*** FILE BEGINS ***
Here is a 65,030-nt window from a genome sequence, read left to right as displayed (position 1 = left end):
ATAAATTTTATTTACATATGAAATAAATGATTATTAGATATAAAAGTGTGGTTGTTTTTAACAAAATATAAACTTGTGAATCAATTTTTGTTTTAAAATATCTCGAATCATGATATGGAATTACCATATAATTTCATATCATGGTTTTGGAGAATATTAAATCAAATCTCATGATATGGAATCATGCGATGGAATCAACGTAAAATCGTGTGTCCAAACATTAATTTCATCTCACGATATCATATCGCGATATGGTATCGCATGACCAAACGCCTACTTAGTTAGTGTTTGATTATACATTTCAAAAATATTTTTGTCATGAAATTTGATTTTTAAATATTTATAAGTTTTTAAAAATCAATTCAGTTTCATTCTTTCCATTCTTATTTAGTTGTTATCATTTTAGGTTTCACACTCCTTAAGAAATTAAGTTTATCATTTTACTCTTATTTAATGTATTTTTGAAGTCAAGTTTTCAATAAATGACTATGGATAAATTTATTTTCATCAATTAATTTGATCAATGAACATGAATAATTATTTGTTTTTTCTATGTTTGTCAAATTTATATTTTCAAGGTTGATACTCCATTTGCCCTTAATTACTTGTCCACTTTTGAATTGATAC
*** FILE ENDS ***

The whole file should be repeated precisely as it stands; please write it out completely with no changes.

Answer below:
Here is a 65,030-nt window from a genome sequence, read left to right as displayed (position 1 = left end):
ATAAATTTTATTTACATATGAAATAAATGATTATTAGATATAAAAGTGTGGTTGTTTTTAACAAAATATAAACTTGTGAATCAATTTTTGTTTTAAAATATCTCGAATCATGATATGGAATTACCATATAATTTCATATCATGGTTTTGGAGAATATTAAATCAAATCTCATGATATGGAATCATGCGATGGAATCAACGTAAAATCGTGTGTCCAAACATTAATTTCATCTCACGATATCATATCGCGATATGGTATCGCATGACCAAACGCCTACTTAGTTAGTGTTTGATTATACATTTCAAAAATATTTTTGTCATGAAATTTGATTTTTAAATATTTATAAGTTTTTAAAAATCAATTCAGTTTCATTCTTTCCATTCTTATTTAGTTGTTATCATTTTAGGTTTCACACTCCTTAAGAAATTAAGTTTATCATTTTACTCTTATTTAATGTATTTTTGAAGTCAAGTTTTCAATAAATGACTATGGATAAATTTATTTTCATCAATTAATTTGATCAATGAACATGAATAATTATTTGTTTTTTCTATGTTTGTCAAATTTATATTTTCAAGGTTGATACTCCATTTGCCCTTAATTACTTGTCCACTTTTGAATTGATAC